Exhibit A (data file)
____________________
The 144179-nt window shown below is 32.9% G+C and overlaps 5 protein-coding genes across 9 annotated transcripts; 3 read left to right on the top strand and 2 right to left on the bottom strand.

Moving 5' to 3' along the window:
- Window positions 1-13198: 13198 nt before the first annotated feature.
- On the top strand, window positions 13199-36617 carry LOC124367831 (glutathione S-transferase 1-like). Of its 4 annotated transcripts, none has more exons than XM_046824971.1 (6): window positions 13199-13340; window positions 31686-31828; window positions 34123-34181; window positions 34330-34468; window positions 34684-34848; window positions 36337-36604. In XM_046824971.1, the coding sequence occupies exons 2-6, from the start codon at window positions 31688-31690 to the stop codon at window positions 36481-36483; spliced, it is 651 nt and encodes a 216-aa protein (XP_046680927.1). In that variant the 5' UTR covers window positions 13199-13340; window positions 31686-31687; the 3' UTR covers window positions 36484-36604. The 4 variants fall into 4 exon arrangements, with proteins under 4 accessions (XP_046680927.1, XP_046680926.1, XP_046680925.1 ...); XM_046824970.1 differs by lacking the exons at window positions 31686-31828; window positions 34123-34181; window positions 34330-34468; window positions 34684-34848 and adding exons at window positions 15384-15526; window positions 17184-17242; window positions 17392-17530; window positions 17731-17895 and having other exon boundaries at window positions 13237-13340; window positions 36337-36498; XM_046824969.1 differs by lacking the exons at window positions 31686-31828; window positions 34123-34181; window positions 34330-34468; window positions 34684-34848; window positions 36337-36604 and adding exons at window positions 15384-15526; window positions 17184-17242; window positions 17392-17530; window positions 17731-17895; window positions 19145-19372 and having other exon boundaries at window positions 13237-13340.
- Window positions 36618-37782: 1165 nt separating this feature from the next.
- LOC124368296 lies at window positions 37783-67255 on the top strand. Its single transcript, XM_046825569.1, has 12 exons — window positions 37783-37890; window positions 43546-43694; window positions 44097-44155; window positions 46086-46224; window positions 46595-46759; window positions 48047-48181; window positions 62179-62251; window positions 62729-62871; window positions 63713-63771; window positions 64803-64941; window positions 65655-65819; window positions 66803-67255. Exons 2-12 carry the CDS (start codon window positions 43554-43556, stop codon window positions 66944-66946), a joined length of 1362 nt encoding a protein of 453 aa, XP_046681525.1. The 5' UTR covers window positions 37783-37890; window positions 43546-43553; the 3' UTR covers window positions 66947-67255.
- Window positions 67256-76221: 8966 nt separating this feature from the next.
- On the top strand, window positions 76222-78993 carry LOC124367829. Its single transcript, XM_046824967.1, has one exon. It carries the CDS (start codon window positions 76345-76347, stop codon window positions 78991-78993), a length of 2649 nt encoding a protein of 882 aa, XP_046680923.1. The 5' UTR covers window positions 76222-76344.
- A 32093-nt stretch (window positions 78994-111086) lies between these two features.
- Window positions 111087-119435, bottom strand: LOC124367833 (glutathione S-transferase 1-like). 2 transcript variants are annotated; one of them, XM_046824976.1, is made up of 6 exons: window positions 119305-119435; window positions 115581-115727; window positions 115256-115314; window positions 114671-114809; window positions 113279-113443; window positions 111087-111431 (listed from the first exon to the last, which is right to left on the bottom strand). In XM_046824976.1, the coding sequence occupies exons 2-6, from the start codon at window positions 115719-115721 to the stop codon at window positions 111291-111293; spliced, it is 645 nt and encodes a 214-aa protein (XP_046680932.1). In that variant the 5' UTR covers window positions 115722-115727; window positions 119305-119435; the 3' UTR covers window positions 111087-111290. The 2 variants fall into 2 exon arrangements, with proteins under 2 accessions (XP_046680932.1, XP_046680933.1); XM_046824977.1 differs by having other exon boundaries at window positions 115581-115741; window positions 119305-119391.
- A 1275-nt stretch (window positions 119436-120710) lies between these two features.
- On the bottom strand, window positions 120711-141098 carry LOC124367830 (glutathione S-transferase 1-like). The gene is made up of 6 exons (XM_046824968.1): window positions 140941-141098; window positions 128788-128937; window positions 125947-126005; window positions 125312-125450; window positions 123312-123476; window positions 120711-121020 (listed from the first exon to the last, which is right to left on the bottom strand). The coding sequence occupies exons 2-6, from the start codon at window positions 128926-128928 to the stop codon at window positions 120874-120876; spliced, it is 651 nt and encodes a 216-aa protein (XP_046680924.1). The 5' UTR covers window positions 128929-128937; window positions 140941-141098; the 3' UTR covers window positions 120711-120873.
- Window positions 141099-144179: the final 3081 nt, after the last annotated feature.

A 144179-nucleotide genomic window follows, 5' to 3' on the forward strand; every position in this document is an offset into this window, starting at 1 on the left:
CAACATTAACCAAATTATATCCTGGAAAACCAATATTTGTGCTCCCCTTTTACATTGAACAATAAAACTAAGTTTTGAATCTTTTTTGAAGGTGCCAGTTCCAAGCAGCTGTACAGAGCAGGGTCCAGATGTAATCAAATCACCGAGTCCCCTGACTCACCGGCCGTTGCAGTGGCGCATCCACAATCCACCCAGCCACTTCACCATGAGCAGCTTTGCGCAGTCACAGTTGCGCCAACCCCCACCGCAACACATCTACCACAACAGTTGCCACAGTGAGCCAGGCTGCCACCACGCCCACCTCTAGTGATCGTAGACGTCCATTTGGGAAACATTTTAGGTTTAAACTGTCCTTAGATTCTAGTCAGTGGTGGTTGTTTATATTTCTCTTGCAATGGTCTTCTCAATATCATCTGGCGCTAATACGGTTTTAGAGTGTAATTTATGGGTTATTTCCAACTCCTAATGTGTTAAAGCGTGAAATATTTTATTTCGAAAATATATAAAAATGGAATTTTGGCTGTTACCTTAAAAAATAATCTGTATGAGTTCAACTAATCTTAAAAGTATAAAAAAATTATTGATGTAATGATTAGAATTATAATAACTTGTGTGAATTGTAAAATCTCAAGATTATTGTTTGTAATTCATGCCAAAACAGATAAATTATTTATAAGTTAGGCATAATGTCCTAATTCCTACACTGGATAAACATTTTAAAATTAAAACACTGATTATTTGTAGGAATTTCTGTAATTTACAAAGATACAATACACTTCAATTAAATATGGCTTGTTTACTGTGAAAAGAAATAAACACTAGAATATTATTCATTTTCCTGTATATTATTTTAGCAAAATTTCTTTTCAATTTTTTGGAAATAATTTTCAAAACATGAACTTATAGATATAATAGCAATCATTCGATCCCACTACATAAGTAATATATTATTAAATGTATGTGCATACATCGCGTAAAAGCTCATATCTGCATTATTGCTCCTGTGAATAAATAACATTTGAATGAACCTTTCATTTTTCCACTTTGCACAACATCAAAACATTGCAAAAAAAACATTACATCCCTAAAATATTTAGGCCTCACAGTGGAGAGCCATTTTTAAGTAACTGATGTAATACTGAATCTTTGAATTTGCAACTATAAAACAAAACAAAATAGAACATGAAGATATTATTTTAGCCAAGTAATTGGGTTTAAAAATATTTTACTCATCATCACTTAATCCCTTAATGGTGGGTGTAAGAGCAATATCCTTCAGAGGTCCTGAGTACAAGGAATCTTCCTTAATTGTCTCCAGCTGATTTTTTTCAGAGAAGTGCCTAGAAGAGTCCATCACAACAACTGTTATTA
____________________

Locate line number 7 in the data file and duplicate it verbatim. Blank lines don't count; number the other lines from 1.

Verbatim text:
- Window positions 67256-76221: 8966 nt separating this feature from the next.